Abstract Background Current high-throughput sequencing platforms provide capacity to sequence multiple samples in parallel. Different samples are labeled by attaching a short sample specific nucleotide sequence, barcode, to each DNA molecule prior pooling them into a mix containing a number of libraries to be sequenced simultaneously. After sequencing, the samples are binned by identifying the barcode sequence within each sequence read. In order to tolerate sequencing errors, barcodes should be sufficiently apart from each other in sequence space. An additional constraint due to both nucleotide usage and basecalling accuracy is that the proportion of different nucleotides should be in balance in each barcode position. The number of samples to be mixed in each sequencing run may vary and this introduces a problem how to select the best subset of available barcodes at sequencing core facility for each sequencing run. There are plenty of tools available for de novo barcode design, but they are not suitable for subset selection. Results We have developed a tool which can be used for three different tasks: 1) selecting an optimal barcode set from a larger set of candidates, 2) checking the compatibility of user-defined set of barcodes, e.g. whether two or more libraries with existing barcodes can be combined in a single sequencing pool, and 3) augmenting an existing set of barcodes. In our approach the selection process is formulated as a minimization problem. We define the cost function and a set of constraints and use integer programming to solve the resulting combinatorial problem. Based on the desired number of barcodes to be selected and the set of candidate sequences given by user, the necessary constraints are automatically generated and the optimal solution can be found. The method is implemented in C programming language and web interface is available at http://ekhidna2.biocenter.helsinki.fi/barcosel . Conclusions Increasing capacity of sequencing platforms raises the challenge of mixing barcodes. Our method allows the user to select a given number of barcodes among the larger existing barcode set so that both sequencing errors are tolerated and the nucleotide balance is optimized. The tool is easy to access via web browser.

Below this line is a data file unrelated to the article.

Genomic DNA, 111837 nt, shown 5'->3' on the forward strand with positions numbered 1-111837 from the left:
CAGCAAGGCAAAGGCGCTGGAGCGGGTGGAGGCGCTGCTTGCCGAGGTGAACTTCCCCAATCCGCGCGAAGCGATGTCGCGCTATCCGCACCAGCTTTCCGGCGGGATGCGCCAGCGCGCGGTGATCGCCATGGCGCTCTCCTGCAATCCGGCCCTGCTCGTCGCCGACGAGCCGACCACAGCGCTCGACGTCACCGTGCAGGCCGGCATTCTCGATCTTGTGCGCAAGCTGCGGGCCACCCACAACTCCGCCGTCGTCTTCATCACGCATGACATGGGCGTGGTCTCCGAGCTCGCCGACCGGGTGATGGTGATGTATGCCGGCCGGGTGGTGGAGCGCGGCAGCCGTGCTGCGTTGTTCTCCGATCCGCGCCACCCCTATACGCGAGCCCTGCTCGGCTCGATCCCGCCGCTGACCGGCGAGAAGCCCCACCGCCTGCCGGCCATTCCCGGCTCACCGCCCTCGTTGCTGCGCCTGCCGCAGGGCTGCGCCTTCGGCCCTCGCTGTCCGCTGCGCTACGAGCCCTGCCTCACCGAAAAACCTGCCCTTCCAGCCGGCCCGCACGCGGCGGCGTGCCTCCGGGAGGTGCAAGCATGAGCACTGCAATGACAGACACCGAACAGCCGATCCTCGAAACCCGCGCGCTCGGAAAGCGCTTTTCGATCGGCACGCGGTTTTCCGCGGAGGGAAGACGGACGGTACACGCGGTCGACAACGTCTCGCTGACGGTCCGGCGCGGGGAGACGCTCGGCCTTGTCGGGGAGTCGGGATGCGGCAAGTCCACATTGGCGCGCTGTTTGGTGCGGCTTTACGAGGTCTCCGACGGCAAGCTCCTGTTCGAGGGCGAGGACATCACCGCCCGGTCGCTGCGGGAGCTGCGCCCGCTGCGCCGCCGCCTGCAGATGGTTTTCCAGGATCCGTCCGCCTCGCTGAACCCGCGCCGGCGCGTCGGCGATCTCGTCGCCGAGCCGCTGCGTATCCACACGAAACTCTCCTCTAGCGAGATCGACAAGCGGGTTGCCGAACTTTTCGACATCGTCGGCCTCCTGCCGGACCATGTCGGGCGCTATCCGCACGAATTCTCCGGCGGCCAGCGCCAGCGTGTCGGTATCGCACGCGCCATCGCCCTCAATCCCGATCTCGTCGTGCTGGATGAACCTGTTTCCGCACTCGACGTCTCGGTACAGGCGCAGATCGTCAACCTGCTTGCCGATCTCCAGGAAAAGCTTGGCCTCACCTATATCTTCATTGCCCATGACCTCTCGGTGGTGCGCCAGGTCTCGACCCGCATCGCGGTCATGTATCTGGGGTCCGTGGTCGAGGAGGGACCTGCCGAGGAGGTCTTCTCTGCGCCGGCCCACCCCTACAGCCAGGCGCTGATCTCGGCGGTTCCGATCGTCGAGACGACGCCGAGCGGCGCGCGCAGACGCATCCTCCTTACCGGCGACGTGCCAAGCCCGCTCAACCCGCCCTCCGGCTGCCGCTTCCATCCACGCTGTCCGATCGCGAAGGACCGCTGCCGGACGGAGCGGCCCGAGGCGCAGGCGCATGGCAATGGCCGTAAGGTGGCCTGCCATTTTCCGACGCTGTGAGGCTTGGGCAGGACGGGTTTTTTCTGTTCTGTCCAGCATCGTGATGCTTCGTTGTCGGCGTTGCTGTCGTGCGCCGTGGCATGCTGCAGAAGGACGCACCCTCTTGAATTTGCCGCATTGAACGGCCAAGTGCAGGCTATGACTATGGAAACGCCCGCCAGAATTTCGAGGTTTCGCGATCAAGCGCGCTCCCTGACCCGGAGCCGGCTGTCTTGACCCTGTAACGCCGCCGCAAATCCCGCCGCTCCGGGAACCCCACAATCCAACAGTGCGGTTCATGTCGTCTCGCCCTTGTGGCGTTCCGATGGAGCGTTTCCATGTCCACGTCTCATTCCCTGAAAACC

• Liimatainen, Kare; Niskanen, Tuula; Dima, Bálint; Ammirati, Joseph F.; Kirk, Paul M.; Kytövuori, Ilkka (2020)
    So far approximately 144,000 species of fungi have been named but sequences of the majority of them do not exist in the public databases. Therefore, the quality and coverage of public barcode databases is a bottleneck that hinders the study of fungi. Cortinarius is the largest genus of Agaricales with thousands of species world-wide. The most diverse subgenus in Cortinarius is Telamonia and its species have been considered one of the most taxonomically challenging in the Agaricales. Its high diversity combined with convergent, similar appearing taxa have earned it a reputation of being an impossible group to study. In this study a total of 746 specimens, including 482 type specimens representing 184 species were sequenced. Also, a significant number of old types were successfully sequenced, 105 type specimens were over 50 years old and 18 type specimens over 100 years old. Altogether, 20 epi- or neotypes are proposed for recently commonly used older names. Our study doubles the number of reliable DNA-barcodes of species of C. subgenus Telamonia in the public sequence databases. This is also the first extensive phylogenetic study of the subgenus. A majority of the sections and species are shown in a phylogenetic context for the first time. Our study shows that nomenclatural problems, even in difficult groups like C. subgenus Telamonia, can be solved and consequently identification of species based on ITS barcodes becomes an easy task even for non-experts of the genus.